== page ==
It turns out they have lots of custom code embedded in Tigase, all of which was unoptimized and did not even use the Tigase API. Instead they just modified the original Tigase code all over the place. Their modifications to the system ensured that 0% of messages were lost and that all IQ packets went through the database. That was very nice, but it created all sorts of performance issues. On top of this, they attempted a system that would deliver messages even if the XMPP client is not running on the mobile device. They combined push technologies for iOS, Android, BB and... SMS if there is no other option.
The next day at 6AM, I had a plan ready. Folks told me they come to the office at about 9AM, so I had a few hours to prepare. I reviewed the Tigase code making note of which API should be used in the future and also looked into possible changes that could be made to the Tigase core to make integration with the client code easier.
-- So, what do you think? -- I was asked the moment I got to the office. -- Can we do it? Can we do it in 2 weeks?
-- I have no doubts we can. -- I replied without hesitation. -- However, we can't get everything done in time so we must prioritize the critical stuff and prepare the code so that it's easy to add the next elements.
The plan was to:

  1. Write a custom clustering strategy and run Tigase in cluster mode.
  2. Extract any custom code out of the Tigase core for plugins and components.
  3. DB intensive tasks (the whole QoS system) put it in a component and then deploy it to several external components to distribute the load.
  4. Take all "push" code which interacts with iOS, Android, etc... systems and implement it as components to make it possible to deploy them as external components if necessary as well.
  5. Optimize the slow code based on the system metrics.

The team was eager to work on the code and they all were very dedicated. My main role was teach them the Tigase API, Tigase architecture, and overall the whole XMPO concept, instruct and help them design the most optimal way to implement certain features. I also did reviewed the code to make sure that it integrated correctly with the Tigase core code.If time allowed, I also did some coding myself.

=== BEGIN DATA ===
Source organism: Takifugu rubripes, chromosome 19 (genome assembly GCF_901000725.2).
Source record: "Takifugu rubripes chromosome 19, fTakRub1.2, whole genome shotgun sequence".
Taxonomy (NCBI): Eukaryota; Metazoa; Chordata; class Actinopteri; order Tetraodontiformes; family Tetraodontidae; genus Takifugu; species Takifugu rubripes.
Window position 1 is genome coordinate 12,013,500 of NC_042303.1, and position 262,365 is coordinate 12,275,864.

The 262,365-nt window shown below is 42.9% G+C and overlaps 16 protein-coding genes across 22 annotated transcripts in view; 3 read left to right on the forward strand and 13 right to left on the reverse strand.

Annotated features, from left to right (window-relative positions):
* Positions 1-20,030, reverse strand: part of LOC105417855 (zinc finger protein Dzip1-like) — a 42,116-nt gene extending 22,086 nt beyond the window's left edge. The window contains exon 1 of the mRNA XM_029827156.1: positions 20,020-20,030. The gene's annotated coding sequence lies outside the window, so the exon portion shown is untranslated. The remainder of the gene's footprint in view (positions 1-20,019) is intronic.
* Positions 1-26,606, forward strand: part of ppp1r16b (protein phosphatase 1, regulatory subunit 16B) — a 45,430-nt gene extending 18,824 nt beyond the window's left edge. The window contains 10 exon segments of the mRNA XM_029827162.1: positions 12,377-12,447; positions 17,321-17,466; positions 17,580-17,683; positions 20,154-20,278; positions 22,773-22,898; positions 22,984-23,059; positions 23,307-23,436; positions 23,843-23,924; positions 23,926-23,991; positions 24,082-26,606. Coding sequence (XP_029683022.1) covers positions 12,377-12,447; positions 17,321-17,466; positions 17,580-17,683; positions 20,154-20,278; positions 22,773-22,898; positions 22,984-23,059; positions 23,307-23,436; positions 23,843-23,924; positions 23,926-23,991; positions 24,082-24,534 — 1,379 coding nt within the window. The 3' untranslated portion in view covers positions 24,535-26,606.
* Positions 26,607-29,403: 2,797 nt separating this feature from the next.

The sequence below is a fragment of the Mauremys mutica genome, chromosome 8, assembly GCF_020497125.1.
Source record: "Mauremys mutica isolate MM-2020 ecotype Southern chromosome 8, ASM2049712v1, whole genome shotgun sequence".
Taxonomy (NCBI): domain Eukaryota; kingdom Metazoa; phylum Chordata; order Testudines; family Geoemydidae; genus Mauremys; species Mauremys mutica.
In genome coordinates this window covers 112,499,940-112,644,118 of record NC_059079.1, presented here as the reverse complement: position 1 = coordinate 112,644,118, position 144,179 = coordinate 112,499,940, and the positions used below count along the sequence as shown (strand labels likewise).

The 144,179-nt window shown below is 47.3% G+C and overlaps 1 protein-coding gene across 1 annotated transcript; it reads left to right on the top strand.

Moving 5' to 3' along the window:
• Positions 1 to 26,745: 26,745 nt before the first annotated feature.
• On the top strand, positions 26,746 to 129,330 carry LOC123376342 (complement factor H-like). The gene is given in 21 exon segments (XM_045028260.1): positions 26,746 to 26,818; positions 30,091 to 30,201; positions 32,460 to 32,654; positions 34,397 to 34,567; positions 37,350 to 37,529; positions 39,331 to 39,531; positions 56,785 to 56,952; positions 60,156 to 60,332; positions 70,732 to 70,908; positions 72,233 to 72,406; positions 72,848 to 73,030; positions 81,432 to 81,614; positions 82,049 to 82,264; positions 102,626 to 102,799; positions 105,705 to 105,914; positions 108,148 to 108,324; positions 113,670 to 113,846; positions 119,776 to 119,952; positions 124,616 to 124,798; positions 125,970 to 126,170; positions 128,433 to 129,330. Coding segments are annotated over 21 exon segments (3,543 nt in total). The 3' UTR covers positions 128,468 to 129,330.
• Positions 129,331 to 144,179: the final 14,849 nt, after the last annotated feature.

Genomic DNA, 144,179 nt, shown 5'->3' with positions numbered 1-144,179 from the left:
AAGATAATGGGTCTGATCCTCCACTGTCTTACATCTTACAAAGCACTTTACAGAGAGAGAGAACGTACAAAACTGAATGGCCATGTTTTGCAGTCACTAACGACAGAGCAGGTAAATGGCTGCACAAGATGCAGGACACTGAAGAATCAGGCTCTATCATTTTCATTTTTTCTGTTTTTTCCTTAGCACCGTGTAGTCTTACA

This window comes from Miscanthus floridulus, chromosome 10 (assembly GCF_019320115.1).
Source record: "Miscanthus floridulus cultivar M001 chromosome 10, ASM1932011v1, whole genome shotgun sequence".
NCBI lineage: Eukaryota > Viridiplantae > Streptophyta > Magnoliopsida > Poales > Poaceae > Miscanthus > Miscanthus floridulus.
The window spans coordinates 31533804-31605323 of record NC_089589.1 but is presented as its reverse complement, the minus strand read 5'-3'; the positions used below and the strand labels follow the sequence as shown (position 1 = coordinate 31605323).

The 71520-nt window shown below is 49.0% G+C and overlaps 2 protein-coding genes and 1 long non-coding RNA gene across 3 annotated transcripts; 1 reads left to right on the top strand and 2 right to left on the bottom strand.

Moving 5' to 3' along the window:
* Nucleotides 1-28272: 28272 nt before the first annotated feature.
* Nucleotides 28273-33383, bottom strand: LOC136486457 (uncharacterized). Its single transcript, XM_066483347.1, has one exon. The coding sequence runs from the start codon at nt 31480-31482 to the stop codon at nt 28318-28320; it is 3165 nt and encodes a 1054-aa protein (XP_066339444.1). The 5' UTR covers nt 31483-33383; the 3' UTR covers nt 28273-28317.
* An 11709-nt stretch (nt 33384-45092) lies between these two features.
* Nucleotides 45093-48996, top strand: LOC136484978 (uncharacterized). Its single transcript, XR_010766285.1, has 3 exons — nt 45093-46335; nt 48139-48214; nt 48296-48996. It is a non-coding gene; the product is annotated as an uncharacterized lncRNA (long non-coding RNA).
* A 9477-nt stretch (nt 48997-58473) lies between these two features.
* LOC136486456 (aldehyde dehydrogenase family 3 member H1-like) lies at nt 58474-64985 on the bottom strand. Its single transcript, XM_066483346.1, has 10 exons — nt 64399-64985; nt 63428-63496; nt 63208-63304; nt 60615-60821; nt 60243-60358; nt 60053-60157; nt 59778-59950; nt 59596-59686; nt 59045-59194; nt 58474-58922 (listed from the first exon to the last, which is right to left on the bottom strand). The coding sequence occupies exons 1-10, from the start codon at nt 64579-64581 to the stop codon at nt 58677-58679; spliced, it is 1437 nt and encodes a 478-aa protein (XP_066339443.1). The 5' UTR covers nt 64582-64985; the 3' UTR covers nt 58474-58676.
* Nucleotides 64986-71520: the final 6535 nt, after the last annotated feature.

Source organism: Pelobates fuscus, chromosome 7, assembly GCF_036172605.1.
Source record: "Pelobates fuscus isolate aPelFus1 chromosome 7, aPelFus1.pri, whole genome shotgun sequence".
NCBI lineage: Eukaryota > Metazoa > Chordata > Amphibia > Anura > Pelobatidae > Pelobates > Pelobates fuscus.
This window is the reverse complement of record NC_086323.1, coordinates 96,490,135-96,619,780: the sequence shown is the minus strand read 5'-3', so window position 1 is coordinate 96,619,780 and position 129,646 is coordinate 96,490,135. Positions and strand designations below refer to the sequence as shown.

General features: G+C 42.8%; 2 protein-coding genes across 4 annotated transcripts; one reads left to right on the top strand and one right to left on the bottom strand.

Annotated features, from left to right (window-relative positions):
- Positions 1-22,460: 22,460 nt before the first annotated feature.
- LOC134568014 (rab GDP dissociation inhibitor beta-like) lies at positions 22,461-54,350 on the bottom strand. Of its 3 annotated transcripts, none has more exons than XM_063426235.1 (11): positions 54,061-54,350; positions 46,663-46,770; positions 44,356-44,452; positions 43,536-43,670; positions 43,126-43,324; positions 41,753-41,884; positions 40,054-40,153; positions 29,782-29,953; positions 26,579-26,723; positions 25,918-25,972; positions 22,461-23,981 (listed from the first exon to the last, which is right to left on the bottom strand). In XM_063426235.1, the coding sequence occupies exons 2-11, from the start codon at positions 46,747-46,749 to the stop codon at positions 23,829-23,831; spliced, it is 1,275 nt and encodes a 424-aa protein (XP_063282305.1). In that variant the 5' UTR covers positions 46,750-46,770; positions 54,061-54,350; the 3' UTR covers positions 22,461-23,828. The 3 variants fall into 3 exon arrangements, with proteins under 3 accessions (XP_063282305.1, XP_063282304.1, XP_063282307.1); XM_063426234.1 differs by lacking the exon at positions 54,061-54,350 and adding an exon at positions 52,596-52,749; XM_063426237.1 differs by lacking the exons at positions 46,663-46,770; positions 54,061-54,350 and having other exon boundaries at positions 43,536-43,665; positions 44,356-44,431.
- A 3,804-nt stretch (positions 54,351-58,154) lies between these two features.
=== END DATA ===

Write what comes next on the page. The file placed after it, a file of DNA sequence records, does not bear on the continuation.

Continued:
The results exceeded our expectations. Though not fully polished, everything was ready in 10 days! During that time the online user count rose to 300k which gave us a good testing ground. Everything went so well that they decided to go live on the 12th day....
Indeed, about 6 hours after publishing the new service, user registration skyrocketed. The registration frequency became so high that we trouble with DB performance. We quickly put a fix to the throttle user registration requests were left at acceptable levels. Soon there were a couple million new user accounts in the DB and about 500k online users.
The main reward for all our hard work in last days was that now we could easily scale up and down the whole installation by simply adding new machines, while leaving the load well distributed. Tigase cluster nodes could be brought up without touching the rest of the system, we could add more external components to deal with DB intensive tasks as well as more external components for message pushing. The code was refactored and prepared for an easy addition of new features. I also taught them how to look and understand Tigase metrics, to detect bottlenecks, and slow code, so they would know how to optimize and fix any potential problems.
The whole project was a great success, and even after several years the system still works great and serves hundreds of millions users. I must say, I am really happy to see Tigase software doing hard work.